Back in late March, Houston soul band The Suffers made its national TV debut on “The Late Show” performing the single “Gwan” and won over the host in the process. We talk about fun before funny.” He has said from the beginning that he and his wife plan to rent their house in America until he has more job security — though he admits that he and his family do love the West Coast. “I’ve adjusted well so far, but it’s still very much in the back of my mind that we’re going to be canceled at any point,” he said, adding: “It’s network TV!” Then he pretended to remember leaving something behind, took a box-cutter to rip up the carpet and a drill to tear up the floor and “discover” a time capsule. The deadpan absurdity of the exercise made it priceless. “He comes across as silly and disheveled, but there’s a very smart, very sophisticated guy under there who understands comedy at the highest level,” Burnett said. “Bill, like Dave, never latches onto the most obvious take.

Kinky Friedman made his one and only appearance on Nov. 3, 2006, days before he took just over 12 percent of the popular vote in the Texas governor’s race. Another idea was that Murray, in his “lounge singer” mode, would declare that “there’s not enough love in the world.” On the show, he grabbed a camera, dubbed it “Bill Murray’s love cam” and stalked into the audience. Texas music mainstay Lyle Lovett has graced the Letterman stage nearly 30 times solo and with various friends, like Nelson, John Hiatt, and others across the NBC and CBS days. Will Ferrell can approach him in the physical comedy, but Murray worked on all levels. “You know how they say you can learn a lot from your defeats?'” he said once when things weren’t going as well as he’d hoped. “Then this appearance will be very educational for me.” “There’s only a small handful of people that can have a conversation with Dave on a certain level, who are really his equal,” he said. “To see Dave and Bill Murray, two comedy icons who share a mutual respect and genuinely like each other … hang back and have a conversation is in some ways better than anything we can prepare.” Houston heartthrob Patrick Swayze appeared in June 1990 promoting the film “Ghost” and returned eight years later for his starring vehicle “Black Dog.” A strange visit from giggly Texas native Farrah Fawcett in 1997 to publicize her second “Playboy issue” routinely makes the list when people rank Letterman’s most peculiar guest appearances over the years.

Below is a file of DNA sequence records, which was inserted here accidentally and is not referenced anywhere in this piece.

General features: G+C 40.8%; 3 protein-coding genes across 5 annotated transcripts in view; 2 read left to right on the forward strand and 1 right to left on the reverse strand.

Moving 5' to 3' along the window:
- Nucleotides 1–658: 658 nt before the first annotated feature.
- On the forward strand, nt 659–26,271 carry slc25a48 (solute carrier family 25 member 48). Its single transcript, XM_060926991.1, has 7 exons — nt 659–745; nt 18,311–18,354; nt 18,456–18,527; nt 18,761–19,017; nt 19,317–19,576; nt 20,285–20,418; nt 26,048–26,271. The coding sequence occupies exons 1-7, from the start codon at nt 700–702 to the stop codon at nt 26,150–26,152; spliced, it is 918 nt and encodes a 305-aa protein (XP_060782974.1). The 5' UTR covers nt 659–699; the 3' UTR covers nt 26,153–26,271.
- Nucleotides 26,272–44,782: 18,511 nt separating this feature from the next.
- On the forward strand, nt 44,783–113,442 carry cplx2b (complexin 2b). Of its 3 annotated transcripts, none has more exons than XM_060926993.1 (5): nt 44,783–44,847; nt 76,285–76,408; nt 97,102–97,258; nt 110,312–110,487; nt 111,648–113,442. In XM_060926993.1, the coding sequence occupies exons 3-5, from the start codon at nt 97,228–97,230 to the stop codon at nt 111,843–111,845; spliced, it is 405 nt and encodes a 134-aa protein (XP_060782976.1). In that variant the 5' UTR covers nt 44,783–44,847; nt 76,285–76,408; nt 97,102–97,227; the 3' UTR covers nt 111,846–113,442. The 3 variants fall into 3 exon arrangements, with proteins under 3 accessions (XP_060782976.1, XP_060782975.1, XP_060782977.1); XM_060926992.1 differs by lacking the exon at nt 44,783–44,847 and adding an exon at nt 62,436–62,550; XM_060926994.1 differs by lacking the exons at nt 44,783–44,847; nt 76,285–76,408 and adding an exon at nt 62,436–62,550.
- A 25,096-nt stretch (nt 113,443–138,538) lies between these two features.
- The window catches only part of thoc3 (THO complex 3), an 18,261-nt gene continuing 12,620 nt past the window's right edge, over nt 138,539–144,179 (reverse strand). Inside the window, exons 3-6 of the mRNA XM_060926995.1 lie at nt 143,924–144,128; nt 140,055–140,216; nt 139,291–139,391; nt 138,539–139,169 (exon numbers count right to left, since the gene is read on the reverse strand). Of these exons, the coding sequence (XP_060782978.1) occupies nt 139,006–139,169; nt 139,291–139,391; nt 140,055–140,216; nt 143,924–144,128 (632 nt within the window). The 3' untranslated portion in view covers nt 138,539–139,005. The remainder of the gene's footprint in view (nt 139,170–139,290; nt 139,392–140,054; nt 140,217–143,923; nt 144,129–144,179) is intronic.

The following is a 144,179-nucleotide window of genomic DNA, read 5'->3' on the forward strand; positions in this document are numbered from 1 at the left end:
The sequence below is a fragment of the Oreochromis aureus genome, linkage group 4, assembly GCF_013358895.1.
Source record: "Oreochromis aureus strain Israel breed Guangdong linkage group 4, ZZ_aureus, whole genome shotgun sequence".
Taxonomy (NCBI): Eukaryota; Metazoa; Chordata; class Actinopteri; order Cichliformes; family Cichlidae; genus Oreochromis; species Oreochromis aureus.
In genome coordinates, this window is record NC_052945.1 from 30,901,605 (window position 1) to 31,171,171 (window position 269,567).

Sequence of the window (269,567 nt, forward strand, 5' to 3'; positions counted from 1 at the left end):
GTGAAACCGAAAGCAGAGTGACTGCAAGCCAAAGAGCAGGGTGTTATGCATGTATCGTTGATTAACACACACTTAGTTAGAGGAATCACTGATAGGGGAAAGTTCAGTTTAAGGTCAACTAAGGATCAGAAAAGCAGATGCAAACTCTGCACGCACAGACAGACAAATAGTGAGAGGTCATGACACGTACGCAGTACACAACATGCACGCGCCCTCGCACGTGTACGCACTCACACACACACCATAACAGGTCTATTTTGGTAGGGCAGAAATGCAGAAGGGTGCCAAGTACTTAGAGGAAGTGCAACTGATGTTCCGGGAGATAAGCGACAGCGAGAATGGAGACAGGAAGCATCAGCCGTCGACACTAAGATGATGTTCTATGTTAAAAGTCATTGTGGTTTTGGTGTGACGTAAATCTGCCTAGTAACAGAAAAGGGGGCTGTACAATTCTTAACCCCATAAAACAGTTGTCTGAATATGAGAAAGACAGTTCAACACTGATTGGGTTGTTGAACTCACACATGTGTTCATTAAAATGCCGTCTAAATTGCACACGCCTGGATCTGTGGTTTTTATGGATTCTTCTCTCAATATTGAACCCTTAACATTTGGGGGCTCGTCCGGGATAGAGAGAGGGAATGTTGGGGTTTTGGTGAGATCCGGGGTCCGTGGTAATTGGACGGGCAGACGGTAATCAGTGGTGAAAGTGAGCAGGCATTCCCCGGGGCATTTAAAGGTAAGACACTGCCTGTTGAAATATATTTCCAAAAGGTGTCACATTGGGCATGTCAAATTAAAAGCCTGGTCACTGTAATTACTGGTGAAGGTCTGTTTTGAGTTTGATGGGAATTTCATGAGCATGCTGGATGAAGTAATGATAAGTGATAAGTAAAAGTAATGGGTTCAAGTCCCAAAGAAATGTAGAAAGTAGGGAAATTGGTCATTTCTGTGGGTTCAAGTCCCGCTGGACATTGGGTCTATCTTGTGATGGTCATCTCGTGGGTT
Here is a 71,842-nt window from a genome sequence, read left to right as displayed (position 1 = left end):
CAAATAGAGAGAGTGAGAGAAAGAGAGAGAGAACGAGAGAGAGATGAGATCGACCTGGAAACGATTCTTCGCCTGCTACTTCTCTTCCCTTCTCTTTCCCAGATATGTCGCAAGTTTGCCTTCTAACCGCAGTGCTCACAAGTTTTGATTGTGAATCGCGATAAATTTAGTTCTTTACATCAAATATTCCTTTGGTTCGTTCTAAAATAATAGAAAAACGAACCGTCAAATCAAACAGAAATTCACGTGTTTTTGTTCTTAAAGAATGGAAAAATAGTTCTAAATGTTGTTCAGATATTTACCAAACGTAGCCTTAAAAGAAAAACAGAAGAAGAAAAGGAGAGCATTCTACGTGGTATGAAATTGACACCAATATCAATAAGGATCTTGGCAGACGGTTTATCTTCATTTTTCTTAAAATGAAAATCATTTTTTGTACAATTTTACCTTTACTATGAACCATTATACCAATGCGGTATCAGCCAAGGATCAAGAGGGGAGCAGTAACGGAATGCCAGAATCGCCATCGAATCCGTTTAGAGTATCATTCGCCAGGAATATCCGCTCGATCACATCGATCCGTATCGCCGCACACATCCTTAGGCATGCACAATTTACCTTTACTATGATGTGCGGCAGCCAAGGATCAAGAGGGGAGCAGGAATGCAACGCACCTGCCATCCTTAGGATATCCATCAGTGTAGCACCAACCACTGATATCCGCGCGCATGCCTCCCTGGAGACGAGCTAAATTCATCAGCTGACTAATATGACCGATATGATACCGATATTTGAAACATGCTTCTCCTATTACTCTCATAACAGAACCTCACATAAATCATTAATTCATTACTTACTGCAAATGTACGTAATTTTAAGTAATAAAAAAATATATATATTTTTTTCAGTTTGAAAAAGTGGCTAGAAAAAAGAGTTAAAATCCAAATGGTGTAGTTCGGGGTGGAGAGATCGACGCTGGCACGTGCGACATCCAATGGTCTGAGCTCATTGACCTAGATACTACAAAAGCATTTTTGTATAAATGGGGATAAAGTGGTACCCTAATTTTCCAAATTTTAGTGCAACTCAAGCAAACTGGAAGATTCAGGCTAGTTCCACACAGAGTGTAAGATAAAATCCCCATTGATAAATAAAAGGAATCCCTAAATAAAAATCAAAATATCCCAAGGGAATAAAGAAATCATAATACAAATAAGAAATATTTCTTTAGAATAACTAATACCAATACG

Here you can write a commentary on the recording "David Letterman and Bill Murray; the end of a classic talk show pairing".

* Required fields
All the reviews are moderated.
Our partners
Follow us
Contact us
Our contacts

About this site